# Halloween Math Activity: Haunted Houses and Bar Graphs, Oh My!

By Nim

Trying to scare up an inventive way of using Halloween themes to teach third grade-level content? This lesson plan delivers a creative idea that is so fun your students will be surprised it's still math.

## Haunted House Excitement

Third graders love pictures, glue, scissors, and Halloween. This lesson combines all of the above and teaches about bar graphs to boot! The materials are simple: construction paper (black, brown, white, orange, and blue), scissors, and glue.

1. Begin with a little excitement - tell them that they will be making haunted houses! First, though, they need to gather information. They can either fill out a personal questionnaire or, to practice data gathering, they can acquire the details from someone else and make the picture for that person.

2. You can vary the questions you use, but each answer will correspond to an element of the picture.

I'll provide an example. How many people are in your family? Answer indicates the number of ghosts in the picture. How many pets do you have? Answer indicates the number of pumpkins in the pictures. Are you a boy or a girl? Answer will determine the color of the roof on the house. How many rooms in your house? Answer indicates the number of bats in the picture. In what month were you born? Answer indicates the message on the haunted house's sign.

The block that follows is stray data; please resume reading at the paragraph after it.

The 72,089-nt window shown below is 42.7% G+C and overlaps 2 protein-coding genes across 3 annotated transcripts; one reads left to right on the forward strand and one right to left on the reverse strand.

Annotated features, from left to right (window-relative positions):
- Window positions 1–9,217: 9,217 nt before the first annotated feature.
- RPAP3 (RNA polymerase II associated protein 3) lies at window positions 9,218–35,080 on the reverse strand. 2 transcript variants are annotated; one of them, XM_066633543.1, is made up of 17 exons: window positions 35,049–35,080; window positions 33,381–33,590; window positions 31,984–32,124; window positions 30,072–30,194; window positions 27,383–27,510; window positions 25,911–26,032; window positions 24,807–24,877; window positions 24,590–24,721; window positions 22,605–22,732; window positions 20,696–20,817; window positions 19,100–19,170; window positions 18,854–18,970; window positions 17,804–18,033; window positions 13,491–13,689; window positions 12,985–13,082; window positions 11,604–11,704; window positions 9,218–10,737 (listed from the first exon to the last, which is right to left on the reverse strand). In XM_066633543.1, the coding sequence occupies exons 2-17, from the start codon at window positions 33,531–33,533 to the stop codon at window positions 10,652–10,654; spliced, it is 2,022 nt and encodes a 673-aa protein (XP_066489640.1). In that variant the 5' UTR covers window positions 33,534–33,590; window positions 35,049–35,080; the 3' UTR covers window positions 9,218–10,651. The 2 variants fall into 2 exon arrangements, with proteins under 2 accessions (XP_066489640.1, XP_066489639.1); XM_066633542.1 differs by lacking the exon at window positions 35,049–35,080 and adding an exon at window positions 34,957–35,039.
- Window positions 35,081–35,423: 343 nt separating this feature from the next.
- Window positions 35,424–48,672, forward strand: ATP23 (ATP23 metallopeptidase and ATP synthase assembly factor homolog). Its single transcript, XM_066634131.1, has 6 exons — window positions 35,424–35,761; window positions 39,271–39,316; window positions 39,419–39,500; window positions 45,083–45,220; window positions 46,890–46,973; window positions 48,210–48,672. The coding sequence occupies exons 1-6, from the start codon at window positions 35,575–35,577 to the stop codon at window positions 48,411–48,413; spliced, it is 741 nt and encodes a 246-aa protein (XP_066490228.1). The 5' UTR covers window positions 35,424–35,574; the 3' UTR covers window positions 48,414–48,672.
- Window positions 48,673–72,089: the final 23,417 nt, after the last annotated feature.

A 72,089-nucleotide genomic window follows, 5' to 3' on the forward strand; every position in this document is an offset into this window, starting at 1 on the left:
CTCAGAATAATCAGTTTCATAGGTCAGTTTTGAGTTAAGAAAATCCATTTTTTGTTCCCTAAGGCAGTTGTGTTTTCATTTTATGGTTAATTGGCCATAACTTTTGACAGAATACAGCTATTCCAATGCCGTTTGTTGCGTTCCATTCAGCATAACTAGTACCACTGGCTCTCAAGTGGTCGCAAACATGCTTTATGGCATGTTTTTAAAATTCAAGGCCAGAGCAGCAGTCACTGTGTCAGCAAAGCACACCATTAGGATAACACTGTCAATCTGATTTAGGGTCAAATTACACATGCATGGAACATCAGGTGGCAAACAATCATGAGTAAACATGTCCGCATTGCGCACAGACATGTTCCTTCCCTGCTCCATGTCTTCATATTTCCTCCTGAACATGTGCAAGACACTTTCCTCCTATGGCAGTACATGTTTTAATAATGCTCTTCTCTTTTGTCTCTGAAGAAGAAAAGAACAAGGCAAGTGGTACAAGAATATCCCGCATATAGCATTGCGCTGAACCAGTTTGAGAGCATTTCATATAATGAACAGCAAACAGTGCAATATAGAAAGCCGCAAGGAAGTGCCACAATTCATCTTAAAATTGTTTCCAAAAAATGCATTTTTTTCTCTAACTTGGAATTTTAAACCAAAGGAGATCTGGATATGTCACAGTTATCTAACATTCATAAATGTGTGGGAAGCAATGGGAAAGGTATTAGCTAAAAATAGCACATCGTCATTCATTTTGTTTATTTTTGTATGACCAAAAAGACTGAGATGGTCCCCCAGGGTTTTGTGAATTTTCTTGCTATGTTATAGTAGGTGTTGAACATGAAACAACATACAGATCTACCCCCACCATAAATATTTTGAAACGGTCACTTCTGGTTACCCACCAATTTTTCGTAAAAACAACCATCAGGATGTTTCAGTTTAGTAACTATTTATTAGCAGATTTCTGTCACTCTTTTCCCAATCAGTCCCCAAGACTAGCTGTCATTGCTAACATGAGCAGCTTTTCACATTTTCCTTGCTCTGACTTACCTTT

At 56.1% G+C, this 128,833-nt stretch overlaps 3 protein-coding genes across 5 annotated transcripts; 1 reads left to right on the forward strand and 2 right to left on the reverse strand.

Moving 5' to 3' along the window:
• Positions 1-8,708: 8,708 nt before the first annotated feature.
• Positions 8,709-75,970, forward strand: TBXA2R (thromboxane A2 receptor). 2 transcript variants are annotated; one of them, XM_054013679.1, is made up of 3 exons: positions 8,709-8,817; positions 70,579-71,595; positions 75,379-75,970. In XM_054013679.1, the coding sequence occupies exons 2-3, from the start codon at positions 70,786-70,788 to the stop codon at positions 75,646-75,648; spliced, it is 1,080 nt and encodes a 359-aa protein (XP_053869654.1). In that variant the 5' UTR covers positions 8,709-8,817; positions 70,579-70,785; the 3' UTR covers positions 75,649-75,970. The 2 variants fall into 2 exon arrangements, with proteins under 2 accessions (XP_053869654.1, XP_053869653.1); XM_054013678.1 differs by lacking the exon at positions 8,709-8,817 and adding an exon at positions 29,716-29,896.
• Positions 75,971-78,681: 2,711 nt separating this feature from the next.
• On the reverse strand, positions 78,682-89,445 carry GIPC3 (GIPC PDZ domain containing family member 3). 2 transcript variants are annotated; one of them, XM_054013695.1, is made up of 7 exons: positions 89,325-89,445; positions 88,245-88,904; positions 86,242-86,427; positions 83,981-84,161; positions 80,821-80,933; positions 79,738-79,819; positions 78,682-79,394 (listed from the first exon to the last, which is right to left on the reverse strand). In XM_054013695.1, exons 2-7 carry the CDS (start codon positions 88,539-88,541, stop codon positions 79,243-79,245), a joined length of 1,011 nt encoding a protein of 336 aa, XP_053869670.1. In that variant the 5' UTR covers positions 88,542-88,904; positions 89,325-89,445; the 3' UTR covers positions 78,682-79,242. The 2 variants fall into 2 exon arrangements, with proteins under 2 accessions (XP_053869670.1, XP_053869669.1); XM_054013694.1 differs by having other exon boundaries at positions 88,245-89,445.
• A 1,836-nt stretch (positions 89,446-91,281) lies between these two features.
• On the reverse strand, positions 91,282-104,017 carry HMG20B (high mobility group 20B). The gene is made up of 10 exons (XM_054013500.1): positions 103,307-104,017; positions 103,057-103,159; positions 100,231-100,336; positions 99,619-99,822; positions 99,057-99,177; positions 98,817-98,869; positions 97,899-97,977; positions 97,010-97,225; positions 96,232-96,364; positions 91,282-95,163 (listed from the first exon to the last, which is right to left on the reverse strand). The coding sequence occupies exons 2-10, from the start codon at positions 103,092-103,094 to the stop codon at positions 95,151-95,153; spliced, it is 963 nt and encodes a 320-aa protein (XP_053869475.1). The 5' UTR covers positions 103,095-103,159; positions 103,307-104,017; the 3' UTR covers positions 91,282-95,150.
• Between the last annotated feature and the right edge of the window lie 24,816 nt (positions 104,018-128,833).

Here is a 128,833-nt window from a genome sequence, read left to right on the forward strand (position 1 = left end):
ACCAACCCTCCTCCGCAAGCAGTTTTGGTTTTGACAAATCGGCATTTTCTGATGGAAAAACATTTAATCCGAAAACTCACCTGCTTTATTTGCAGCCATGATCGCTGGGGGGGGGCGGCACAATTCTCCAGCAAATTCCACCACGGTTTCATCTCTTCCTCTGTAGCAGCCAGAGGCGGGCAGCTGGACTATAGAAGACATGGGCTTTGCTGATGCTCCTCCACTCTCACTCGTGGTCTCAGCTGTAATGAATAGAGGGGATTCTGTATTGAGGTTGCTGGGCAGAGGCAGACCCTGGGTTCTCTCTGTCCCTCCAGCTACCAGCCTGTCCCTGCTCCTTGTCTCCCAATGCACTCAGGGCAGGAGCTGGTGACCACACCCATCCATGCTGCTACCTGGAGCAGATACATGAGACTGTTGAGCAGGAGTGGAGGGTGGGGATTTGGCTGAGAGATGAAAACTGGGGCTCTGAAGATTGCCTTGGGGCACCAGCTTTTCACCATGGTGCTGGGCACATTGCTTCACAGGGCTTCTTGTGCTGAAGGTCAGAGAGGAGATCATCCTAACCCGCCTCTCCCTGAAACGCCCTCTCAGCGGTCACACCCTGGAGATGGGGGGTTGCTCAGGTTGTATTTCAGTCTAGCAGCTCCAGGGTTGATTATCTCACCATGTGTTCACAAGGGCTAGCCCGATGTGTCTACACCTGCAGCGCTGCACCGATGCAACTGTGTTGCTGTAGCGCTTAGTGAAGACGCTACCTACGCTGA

3. After the students have answered all questions, they can begin working on their glyphs, by cutting out ghosts, bats, pumpkins, and whatever other elements you have decided to include in your haunted house project.

4. Students glue those pieces on a large piece of construction paper. It is always helpful to provide an example for the less artistically inclined.

## Scary Bar Graphs

Once all students have answered all questions, and before they become too involved in their pictures, take a break and introduce a whole class lesson on bar graphs.

1. Choose a question for the whole class, one which has a number for an answer, and gather data. For instance, if I choose the "people in your family" question, I would compile how many students had two people in their families, how many had three, how many had four, and so on.

2. Compile the data in a table. Continuing the example above, my two categories would be: Number of People in the Family, Number of Students.

3. As a class, create a bar graph to match the data. The y-axis will be labeled Number of Students, and the x-axis will labeled after the question you chose. In my example, the x-axis would be labeled Number of People in the Family.

4. While you draw the bar graph on the board, have students follow along at their desks by drawing their own version of the bar graph.

Students can then return to their haunted masterpieces. If you gather the finished product, you will also have spooky decorations to add a festive Halloween spirit to your room. With applicable math standards, crafty haunted houses, and happy students, everyone benefits from this fun Halloween math activity.

## References

Many thanks to Joan Regens, Matt Hough, and the excellent third grade team at Esperanza Elementary School who introduced me to these haunted houses. Another thank you for Tom Hoopingarner, who taught me all about glyphs and their educational value.